Today's article in the Huffington Post by Jeremy Xu, titled “Climate Change: Countries That May Be Hit Hardest” constitutes one damning account of the inhospitability bought about by high taxes and unaffordable housing in the cool, low-fragility countries of Northern Europe.
Mediterranean climates, as southwestern Australia and central Chile have been doing for some time now, are seeing something historically considered severe drought become their new climate.
Easing Northern Europe’s welfare states’ debts requires immigration or higher fertility to provide more workers to support the elderly and government. High taxes and extensive government regulations
make it impossible for potential migrants or childbearing couples to find a tolerable ratio of
housing space to cost. Even the most well-intentioned laws regarding
energy efficiency, renewable energy and land conservation may in young
and low-diversity Northern Europe exacerbate this.
In fact, energy efficiency gains and greenhouse emissions reductions by countries like Denmark, Sweden and the Netherlands are of little value in the global scheme. As these nations lose population from low fertility and immigration it simply cannot be thought their global influence will remain as high as it is today.
If Australia and South Africa cannot achieve extremely high levels of conservation and a carbon-free economy, environmental achievements of the heavily glaciated far northern lands will become valueless. These lands have higher fertility, vastly more “non-intellectual” resources (flat land and mineral), lower taxes and less intrusive governments, so that in the long term the “superpower” will be Australia and not China or India as far too many naïvely think. People in all nations – hot or cool – affected by global warming must head straight to Canberra or Pretoria and try to challenge their right to pollute by cheap coal power and methane-intensive farming on land naturally totally unsuited to agriculture. The people who bear the blame and need to be sued for any global warming related disasters are Australia’s farmers, road builders and coal mining companies – nobody else!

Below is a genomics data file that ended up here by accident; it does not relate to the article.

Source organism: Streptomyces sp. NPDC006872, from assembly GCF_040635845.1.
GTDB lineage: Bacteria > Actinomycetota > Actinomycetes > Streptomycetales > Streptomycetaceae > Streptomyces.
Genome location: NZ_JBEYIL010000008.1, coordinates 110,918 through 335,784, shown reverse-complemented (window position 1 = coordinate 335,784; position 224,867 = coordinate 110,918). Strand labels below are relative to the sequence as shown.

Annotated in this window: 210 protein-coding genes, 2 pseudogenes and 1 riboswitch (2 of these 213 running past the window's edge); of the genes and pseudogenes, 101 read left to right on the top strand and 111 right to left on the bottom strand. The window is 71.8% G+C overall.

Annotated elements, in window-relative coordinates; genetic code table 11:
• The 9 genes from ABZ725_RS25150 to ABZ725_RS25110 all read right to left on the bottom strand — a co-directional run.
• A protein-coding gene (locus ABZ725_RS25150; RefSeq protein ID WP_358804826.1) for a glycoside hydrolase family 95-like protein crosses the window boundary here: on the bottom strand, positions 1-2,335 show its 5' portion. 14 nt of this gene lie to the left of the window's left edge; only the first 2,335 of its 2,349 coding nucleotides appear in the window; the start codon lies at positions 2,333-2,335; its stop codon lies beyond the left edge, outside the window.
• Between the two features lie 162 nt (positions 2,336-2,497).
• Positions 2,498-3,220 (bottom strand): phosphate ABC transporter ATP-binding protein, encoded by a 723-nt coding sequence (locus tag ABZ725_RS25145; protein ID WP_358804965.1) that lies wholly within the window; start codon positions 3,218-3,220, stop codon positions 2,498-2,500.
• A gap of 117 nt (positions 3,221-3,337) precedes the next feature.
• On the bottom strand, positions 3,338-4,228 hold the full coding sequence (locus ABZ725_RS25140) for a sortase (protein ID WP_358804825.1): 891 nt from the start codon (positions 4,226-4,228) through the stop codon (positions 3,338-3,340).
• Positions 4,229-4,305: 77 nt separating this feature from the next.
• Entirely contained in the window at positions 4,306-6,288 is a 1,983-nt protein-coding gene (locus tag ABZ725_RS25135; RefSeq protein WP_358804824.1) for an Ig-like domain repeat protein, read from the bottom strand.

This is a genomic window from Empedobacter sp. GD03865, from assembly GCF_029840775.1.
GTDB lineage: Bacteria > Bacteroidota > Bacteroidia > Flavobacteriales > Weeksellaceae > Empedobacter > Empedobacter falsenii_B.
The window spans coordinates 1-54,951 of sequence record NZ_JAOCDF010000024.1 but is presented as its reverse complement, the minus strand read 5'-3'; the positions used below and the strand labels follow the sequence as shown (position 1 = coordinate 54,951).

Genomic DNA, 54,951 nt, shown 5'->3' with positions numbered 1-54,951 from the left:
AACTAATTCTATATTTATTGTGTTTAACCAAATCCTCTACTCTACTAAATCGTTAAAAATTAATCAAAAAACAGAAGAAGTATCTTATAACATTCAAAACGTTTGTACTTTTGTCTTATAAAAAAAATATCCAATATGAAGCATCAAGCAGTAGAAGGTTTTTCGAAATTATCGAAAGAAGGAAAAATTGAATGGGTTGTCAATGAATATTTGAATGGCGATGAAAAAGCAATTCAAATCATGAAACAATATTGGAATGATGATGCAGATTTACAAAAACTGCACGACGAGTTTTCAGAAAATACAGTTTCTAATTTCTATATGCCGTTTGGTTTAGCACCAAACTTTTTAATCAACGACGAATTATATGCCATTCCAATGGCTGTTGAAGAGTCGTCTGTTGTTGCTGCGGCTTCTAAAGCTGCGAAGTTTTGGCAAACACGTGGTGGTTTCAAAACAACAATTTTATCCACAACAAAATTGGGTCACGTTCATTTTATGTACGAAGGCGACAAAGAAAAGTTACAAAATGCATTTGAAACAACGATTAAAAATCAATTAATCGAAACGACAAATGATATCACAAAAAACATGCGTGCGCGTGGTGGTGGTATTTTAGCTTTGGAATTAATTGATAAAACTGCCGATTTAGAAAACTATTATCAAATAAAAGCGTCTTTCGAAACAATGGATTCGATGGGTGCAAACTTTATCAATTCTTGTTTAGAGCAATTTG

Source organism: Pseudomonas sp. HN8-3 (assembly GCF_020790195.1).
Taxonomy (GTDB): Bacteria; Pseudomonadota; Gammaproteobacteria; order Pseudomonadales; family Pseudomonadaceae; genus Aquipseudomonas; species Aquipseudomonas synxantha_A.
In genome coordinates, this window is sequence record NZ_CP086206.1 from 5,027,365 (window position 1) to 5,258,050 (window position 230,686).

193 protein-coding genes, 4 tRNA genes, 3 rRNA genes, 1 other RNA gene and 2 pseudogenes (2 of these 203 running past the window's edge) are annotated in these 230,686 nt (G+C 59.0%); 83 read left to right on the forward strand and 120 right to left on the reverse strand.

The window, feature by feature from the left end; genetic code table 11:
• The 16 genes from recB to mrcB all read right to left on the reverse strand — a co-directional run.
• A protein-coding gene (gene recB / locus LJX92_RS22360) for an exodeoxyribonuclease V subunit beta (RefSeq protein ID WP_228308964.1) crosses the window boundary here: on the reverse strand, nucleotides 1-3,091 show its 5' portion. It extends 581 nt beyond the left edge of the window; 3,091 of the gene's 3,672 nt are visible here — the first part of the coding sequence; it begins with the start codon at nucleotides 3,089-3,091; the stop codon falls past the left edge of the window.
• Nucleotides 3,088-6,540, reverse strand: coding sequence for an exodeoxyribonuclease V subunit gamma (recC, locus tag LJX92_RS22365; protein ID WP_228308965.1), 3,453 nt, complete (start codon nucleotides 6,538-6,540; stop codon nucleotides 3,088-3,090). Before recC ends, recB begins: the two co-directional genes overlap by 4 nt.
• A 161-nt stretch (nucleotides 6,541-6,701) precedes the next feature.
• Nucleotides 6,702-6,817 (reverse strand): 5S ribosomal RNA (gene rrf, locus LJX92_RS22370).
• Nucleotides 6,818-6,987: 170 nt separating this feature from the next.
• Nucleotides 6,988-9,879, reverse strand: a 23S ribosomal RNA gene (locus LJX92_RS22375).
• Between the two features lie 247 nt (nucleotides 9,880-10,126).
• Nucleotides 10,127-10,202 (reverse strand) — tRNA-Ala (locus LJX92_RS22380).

This is a much tougher route than heading to their own governments or businesses: it costs time and money that people in Tropical World countries do not possess. Even in Australia, people affected by bushfires and floods this summer have proved themselves unwilling to face who is to blame (coal and car companies, along with methane-generating farmers). What chance is there, especially with education on ecological issues so flawed, that poorer Tropical World people, even faced with costly disasters, will do anything?